Katarina Frostenson is my favourite Swedish poet. She has this great way of being non-romantic and very economical and precise with words, which I really like. I'm never for the ranting bed-of-roses-type of poetry, obviously.
When I was writing on my latest project I came across this play at the library and just by opening it I got the feeling that I shouldn't read it as it had too much to do with my own. Sometimes it's like that; you can't let yourself be disturbed by something that is similar to what you're writing. Especially not when it's been written by your favourite poet. At other times it can be very giving, of course, almost like nurturing, but at that time I was too scared of my own project as it was.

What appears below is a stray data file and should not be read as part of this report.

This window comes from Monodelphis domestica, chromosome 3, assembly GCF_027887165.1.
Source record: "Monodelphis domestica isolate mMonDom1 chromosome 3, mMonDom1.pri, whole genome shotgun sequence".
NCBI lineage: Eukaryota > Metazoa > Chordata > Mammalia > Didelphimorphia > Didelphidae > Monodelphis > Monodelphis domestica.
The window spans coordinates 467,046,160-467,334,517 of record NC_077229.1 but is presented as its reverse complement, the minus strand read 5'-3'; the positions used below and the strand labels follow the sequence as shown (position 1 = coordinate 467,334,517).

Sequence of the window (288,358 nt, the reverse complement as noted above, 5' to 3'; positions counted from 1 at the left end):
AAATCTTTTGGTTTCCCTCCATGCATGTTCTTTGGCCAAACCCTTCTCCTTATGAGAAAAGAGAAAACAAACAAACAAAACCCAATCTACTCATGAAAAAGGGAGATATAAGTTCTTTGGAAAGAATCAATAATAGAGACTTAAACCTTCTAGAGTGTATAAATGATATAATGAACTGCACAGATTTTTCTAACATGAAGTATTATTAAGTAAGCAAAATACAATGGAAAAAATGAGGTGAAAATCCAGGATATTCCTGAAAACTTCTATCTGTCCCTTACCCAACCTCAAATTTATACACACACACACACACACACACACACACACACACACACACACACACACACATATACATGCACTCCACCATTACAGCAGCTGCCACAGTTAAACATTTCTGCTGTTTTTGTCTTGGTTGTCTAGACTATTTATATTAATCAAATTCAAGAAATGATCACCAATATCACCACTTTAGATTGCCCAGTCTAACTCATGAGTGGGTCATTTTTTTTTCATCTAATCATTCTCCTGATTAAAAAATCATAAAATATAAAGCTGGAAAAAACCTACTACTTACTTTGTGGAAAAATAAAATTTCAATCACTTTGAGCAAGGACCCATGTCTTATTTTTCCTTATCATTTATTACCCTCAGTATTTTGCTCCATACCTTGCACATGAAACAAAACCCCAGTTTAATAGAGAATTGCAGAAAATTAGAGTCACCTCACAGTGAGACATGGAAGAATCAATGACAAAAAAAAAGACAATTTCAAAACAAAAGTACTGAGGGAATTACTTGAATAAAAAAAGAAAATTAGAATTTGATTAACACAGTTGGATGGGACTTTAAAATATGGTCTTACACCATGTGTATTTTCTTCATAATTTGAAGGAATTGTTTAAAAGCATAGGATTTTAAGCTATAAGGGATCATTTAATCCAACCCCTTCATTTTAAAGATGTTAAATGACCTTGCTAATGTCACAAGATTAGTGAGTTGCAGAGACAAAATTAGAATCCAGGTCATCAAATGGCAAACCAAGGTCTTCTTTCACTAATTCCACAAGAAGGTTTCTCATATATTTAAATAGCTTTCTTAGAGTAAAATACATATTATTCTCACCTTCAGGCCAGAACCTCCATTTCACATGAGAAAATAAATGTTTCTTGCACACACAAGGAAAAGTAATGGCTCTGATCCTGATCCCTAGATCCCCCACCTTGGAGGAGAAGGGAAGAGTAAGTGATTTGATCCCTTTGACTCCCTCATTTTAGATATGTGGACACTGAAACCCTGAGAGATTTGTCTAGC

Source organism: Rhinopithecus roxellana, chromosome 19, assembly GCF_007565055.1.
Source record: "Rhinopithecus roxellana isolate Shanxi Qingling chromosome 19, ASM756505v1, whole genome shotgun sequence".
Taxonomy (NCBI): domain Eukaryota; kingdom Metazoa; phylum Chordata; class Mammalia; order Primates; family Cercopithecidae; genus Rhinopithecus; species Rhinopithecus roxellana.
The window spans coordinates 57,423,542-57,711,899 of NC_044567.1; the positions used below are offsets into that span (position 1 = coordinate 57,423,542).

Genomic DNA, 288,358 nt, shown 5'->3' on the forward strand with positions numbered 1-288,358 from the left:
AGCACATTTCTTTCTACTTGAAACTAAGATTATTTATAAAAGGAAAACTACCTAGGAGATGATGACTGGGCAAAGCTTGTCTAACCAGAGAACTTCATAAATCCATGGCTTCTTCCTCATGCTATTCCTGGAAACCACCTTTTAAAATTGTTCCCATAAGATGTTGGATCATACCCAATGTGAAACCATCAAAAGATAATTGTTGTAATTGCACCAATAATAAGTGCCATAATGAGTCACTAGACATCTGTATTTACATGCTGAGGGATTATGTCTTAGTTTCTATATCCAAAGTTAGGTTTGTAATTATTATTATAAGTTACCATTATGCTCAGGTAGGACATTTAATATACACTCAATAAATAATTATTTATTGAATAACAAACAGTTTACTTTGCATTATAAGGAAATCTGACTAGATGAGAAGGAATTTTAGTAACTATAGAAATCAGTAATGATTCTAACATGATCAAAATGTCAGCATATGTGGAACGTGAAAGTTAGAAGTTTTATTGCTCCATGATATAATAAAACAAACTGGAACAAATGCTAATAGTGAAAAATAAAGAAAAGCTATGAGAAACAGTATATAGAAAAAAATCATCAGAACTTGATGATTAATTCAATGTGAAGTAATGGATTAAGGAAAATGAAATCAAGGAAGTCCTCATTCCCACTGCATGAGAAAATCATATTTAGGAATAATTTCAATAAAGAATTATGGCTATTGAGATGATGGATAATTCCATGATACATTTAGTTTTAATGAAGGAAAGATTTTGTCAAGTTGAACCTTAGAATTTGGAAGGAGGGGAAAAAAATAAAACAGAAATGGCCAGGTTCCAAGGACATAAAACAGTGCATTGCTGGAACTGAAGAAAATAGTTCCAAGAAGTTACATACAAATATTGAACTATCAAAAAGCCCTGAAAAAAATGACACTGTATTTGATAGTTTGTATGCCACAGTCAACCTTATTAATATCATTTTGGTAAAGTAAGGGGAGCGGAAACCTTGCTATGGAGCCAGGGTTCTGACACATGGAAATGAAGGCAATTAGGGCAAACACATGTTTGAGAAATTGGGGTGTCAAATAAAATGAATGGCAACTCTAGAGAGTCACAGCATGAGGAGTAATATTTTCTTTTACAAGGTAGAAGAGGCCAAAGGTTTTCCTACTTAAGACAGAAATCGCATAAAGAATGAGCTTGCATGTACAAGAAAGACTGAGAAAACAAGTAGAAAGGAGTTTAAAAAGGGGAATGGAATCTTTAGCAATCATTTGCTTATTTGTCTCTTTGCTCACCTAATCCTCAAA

Reading it now, when I'm in the rewriting process of that play and after the brilliant lady at the Radio Theatre suggested that I read some of Katarina Frostenson's plays (oh, irony), I'm glad. It is a dialogue between a wife and her husband, a poetic recap of their whole life together. In a way. They seem to chase each other through the days, accusing the other for being unstoppable or ungraspable. Ranting, but with very compressed sentences, almost as if they'd left out 99 per cent of the words they had told each other over the years.
I wish someone would produce this play for theatre again.
Hakan och Hariri
6 years ago